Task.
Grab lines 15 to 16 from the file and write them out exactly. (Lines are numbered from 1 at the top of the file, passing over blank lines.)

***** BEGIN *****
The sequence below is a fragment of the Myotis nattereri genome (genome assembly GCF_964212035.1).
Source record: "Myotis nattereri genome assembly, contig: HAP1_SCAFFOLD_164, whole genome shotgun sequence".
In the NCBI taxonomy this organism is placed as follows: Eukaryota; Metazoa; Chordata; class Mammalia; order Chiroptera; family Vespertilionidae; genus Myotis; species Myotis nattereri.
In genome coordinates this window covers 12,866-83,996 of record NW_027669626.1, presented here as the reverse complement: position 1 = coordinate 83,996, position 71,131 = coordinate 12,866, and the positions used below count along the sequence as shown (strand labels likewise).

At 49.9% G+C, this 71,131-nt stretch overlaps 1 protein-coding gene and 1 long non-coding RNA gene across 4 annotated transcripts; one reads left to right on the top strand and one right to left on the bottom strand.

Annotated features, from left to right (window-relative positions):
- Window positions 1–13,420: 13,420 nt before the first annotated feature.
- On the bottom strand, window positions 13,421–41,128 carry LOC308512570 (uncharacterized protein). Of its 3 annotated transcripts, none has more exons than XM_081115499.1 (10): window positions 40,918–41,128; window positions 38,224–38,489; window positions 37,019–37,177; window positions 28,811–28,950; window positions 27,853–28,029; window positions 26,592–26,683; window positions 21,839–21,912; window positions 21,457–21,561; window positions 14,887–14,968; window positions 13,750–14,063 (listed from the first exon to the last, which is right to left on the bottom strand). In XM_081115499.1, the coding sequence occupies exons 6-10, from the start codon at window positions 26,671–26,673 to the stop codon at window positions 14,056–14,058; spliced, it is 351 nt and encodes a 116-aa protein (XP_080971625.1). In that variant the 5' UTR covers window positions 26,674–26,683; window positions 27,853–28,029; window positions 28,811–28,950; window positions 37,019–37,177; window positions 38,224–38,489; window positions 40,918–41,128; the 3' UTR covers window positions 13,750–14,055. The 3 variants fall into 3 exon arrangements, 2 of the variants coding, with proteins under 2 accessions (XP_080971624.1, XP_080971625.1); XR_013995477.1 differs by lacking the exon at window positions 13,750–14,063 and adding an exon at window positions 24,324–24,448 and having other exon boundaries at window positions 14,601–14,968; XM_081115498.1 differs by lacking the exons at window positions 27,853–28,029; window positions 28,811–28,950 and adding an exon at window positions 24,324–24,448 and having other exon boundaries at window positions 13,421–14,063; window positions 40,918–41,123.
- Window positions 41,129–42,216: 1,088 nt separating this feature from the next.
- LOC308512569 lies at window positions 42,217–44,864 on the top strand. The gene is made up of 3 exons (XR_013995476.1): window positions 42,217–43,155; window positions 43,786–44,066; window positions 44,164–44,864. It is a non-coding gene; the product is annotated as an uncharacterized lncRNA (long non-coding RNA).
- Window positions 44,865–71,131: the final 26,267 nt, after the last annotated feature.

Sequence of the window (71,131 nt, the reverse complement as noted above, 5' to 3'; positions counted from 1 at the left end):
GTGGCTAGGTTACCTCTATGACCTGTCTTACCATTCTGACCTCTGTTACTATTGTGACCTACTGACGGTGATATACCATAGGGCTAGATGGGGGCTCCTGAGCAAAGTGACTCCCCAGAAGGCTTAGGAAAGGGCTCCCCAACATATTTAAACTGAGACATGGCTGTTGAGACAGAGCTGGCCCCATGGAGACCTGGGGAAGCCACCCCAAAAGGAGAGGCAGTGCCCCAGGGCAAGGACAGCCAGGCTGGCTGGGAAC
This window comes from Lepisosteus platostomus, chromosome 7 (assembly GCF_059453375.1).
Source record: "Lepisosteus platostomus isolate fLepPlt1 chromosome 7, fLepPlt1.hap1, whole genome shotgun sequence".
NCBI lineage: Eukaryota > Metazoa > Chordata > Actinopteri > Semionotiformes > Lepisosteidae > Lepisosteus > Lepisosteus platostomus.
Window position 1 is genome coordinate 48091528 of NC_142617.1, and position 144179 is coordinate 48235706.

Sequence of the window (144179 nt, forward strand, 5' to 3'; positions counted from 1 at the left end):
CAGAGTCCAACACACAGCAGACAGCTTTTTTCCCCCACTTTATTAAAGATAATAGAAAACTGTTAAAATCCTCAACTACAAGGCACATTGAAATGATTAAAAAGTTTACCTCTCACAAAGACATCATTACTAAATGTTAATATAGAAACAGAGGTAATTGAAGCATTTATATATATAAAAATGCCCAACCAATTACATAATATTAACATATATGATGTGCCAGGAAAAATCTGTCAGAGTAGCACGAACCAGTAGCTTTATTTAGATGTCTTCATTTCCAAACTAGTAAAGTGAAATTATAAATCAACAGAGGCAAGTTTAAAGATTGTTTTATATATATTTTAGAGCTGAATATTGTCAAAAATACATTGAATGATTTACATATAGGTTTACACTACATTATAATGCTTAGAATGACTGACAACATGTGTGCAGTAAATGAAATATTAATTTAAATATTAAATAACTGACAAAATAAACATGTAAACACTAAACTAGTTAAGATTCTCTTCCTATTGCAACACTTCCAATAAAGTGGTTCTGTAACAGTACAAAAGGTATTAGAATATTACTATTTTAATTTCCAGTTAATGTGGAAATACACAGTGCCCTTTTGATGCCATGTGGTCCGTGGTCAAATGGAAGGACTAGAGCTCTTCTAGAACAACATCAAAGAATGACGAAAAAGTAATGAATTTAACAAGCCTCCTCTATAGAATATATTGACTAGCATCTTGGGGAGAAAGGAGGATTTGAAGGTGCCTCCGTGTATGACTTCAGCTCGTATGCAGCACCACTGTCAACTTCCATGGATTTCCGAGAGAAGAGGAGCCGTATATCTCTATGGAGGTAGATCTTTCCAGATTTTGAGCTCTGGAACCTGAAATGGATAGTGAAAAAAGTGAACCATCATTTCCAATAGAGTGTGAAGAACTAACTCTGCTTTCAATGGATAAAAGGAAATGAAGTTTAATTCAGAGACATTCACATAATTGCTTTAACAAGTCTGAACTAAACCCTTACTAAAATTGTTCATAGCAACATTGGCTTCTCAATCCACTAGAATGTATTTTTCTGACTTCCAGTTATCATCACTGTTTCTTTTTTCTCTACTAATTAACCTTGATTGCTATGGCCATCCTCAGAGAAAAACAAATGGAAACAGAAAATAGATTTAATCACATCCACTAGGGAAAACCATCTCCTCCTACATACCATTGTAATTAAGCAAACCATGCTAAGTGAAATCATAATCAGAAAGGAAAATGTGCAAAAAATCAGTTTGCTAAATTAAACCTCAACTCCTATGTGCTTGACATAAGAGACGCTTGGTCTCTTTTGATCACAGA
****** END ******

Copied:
Source record: "Lepisosteus platostomus isolate fLepPlt1 chromosome 7, fLepPlt1.hap1, whole genome shotgun sequence".
NCBI lineage: Eukaryota > Metazoa > Chordata > Actinopteri > Semionotiformes > Lepisosteidae > Lepisosteus > Lepisosteus platostomus.